The Beaky Bunch

When her eyelashes looked like grotesque tarantula legs, Nicki winked at the mirror and blew herself a kiss. Satisfied with her work, she put down the mascara and picked up the glass from the narrow pedestal sink. The mixed drink – heavy on liquor, light on fruity mix – burned going down, a welcomed pain. She arranged her push-up bra and gave her boobs a squeeze. “Go get ‘em, tiger,” she told herself and wobbled out of the bathroom, balancing precariously on three inch heels.

Her son sat in the hall, drooling on his bare chest and sitting in his own poop by the looks of that bulging diaper. Nicki stopped and swayed in her stilettos, as she watched Little Zachary. He was facing the bedroom, staring into the dark interior, his chubby cheeks and pouty lips forming a cute profile, which would have been perfect it not for his nose. So much like his damn father’s. His little hand went up in the air and waved bye-bye. A smile dimpled his rosy cheeks. Nicki shuddered, stumped toward the bedroom and slammed the door shut.

“Who’re you waiving at? Huh? There ain’t no one there.”

Little Zachary’s lower lip bulged out and for a second he looked as if he was going to cry. But he didn’t. Instead, he crawled toward the living room, diaper drooping noticeably.

Let the witch change him. She should be here by now. Nicki glared at her Timex. Leaning against the entrance to the living room, she looked from the door she’d just slammed back to the kid. Little Zachary picked up a tiny toy truck. Nicki tapped her foot and checked her watch again.

The kid showed no interest in her. He played with his truck, watched it slide down the ramp of his Fisher Price garage set. When it reached the bottom, he picked it up and put it at the top again. He did it over and over again, mechanically, with no smile, no spark in his eyes, just a fixed stare. Nicki rubbed goose bumps off her arms, looked for cigarettes in her purse, and lit one.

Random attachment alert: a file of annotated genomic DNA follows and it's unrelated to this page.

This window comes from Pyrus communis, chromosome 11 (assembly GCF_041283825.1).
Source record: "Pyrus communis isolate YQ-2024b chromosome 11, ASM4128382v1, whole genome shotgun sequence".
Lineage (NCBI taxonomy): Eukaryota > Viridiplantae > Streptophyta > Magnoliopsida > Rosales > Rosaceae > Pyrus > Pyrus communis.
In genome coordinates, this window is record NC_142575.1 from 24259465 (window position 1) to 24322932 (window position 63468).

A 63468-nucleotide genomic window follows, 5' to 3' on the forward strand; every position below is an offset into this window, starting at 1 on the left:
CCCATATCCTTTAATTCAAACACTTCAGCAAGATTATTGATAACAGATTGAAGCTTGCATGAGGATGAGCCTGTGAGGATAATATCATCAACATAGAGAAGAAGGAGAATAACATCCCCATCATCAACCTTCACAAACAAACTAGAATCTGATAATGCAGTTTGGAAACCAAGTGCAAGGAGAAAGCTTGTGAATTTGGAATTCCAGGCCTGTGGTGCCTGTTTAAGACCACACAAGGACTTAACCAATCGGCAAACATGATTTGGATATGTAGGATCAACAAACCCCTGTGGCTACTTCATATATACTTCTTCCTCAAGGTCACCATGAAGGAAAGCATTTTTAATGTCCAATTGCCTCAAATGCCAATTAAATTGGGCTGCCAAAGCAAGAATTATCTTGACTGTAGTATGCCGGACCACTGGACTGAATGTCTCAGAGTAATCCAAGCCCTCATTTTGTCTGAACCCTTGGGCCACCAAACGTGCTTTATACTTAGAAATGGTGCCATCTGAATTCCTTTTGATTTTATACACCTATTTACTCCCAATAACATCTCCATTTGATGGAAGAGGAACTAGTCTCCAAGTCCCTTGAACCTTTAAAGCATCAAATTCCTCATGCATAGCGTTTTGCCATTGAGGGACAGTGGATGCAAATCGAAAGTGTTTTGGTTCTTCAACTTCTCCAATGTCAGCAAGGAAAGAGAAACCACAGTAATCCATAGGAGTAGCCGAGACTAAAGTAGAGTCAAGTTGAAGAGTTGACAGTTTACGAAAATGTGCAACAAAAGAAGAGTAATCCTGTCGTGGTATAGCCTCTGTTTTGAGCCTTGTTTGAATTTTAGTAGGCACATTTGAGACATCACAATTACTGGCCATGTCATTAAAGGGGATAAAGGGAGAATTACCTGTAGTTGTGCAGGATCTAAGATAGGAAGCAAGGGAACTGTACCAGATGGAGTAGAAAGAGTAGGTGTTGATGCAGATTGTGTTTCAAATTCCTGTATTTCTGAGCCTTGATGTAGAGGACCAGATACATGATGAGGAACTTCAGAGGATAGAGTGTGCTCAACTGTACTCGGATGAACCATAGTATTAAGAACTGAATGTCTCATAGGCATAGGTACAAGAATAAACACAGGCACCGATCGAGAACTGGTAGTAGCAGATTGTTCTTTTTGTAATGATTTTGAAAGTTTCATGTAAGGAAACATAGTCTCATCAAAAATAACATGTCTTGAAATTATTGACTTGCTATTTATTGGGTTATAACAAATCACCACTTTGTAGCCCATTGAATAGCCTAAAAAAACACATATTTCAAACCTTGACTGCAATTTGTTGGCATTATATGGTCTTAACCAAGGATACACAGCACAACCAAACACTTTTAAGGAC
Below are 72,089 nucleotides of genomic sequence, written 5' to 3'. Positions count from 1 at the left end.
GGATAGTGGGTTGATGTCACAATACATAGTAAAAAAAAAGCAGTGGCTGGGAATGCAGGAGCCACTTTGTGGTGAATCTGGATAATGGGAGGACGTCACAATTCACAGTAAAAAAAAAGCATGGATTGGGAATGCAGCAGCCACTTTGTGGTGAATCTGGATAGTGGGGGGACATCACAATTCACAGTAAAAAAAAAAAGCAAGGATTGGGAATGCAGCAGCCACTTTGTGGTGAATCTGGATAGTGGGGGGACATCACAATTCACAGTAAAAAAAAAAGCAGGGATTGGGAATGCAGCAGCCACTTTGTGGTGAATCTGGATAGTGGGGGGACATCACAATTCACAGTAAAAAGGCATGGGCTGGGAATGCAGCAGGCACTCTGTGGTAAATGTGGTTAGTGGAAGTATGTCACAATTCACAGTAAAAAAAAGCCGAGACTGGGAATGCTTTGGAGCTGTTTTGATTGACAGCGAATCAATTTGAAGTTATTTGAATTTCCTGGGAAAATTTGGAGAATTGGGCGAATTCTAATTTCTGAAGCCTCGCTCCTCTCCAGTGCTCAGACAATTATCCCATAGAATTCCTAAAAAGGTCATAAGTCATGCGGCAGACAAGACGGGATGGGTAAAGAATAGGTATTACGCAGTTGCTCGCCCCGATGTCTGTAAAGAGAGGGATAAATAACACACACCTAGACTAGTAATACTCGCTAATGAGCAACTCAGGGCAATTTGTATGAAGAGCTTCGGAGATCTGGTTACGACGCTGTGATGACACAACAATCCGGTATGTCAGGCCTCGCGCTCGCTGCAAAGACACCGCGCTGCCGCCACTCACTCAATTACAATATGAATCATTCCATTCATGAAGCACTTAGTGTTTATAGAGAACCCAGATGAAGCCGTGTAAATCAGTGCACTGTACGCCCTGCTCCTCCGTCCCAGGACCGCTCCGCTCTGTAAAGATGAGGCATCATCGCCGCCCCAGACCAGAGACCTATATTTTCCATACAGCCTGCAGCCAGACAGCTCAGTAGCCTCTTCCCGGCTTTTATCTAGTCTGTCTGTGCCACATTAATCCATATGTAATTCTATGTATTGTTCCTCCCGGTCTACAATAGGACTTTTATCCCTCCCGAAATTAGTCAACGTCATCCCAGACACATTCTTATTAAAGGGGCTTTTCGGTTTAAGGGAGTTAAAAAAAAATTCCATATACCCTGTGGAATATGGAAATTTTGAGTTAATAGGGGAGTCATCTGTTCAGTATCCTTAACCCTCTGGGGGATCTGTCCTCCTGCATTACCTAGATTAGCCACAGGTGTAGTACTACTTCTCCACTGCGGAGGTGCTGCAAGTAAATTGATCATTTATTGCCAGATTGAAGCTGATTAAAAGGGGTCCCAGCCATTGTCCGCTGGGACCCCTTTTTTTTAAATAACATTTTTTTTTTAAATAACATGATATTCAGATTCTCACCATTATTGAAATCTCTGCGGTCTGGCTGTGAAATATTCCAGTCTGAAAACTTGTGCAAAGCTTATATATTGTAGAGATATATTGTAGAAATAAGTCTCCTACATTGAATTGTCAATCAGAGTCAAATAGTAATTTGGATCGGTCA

The bell rang.

“’Bout time,” Nicki murmured, rushing to the front door and sparing one cautious look toward Little Zachary.

“Hello, Ilse.” Witch, she added in her mind.

The woman offered a curt nod, barged in and scooped up her grandson in one swift motion.

“Hi there, sweetheart,” she gushed.

The kid beamed and kicked his legs in excitement. A pang of jealousy made Nicki’s stomach go sour. It must have shown on her face, because the witch’s expression grew smug, her beaky nose rising a whole two inches in the air. That nose, that ugly, hook schnozzola that was the Polvani’s trademark. This woman, the kid, and even Martin had had it.

Poor boy. Now that Little Zachary was young, his nose was fine, cute even. It made him look like one of those parakeets at the pet shop, but it wouldn’t always be that way. One day it would look more like his father’s and his grandmother’s, a shiny crow’s beak, perverse and ugly.

Nicki left and shoved any trace of remorse she might have felt deep in one corner. She deserved a break from her job, from the kid, from her entire wretched life, no matter if her beak-nosed mother-in-law gave her the accusing, evil eye.

Ex mother-in-law, she reminded herself. Ex. The woman was nothing but the boy’s grandmother, his only other blood relative and Nicki’s sole reprieve from it all. Martin, his father, was gone now, and that was good.

. . .

 

This short story is available in Amazon. Or if you’d like a free digital copy just contact me :)

 

1 Comment

  1. Brooke

    This did not read like a short story at all. It read like the beginning of GREAT novella! The pace, the imagery, the characters, the feel…I want more!

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